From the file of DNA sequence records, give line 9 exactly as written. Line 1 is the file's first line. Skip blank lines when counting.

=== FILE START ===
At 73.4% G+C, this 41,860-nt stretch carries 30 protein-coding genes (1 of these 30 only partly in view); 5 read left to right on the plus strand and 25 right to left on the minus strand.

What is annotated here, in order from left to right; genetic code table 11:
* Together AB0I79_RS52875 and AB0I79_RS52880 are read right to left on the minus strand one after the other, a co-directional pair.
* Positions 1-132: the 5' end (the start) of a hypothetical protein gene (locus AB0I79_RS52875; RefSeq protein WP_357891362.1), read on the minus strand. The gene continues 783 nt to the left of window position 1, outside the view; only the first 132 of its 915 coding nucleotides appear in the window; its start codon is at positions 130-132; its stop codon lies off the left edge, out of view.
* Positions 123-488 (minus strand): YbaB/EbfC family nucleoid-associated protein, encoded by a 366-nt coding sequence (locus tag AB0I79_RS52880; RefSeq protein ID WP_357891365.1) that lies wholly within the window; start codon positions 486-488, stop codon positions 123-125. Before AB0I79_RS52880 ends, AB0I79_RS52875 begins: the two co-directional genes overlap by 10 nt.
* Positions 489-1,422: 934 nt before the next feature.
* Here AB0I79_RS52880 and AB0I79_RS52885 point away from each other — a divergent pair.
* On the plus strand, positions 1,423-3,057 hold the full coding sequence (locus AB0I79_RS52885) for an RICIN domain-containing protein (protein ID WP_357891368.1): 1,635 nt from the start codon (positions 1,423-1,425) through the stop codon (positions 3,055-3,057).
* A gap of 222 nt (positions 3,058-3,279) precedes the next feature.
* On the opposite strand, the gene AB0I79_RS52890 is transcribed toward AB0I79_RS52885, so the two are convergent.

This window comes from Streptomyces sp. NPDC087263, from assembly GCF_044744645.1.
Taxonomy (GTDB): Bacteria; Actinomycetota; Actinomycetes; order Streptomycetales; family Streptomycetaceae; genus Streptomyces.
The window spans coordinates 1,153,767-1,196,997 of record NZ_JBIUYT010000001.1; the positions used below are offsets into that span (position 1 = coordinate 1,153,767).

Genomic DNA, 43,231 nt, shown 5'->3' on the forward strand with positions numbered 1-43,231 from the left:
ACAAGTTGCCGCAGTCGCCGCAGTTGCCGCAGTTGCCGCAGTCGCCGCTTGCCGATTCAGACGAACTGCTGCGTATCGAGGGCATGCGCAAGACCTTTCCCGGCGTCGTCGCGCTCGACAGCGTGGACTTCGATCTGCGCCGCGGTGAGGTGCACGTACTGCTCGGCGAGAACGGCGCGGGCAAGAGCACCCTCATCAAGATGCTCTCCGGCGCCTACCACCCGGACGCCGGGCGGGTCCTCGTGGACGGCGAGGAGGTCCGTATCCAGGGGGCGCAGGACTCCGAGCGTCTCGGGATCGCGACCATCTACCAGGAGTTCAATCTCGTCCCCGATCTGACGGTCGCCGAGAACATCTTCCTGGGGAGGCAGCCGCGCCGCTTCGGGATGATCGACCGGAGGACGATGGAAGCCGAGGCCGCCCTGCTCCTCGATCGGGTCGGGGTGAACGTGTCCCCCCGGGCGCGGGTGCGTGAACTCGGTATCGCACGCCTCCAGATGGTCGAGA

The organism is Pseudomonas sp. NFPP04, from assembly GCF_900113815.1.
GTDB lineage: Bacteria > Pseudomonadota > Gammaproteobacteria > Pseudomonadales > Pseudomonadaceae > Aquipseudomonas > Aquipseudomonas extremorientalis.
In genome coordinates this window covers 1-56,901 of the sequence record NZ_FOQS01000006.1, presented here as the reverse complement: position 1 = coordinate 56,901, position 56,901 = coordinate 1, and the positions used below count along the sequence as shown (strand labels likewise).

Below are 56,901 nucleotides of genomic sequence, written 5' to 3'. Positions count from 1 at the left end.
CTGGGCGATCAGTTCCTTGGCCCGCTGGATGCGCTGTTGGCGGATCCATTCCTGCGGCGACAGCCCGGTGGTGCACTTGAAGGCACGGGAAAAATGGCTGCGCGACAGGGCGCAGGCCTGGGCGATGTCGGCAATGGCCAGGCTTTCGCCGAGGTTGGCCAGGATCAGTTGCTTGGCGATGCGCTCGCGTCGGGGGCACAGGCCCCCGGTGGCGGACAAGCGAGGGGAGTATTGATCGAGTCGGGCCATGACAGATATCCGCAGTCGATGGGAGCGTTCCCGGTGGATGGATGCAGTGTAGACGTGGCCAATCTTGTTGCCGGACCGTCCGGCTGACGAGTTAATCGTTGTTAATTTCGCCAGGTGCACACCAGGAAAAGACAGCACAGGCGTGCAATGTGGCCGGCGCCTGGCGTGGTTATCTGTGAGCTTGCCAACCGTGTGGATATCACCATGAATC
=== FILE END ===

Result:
* A gap of 222 nt (positions 3,058-3,279) precedes the next feature.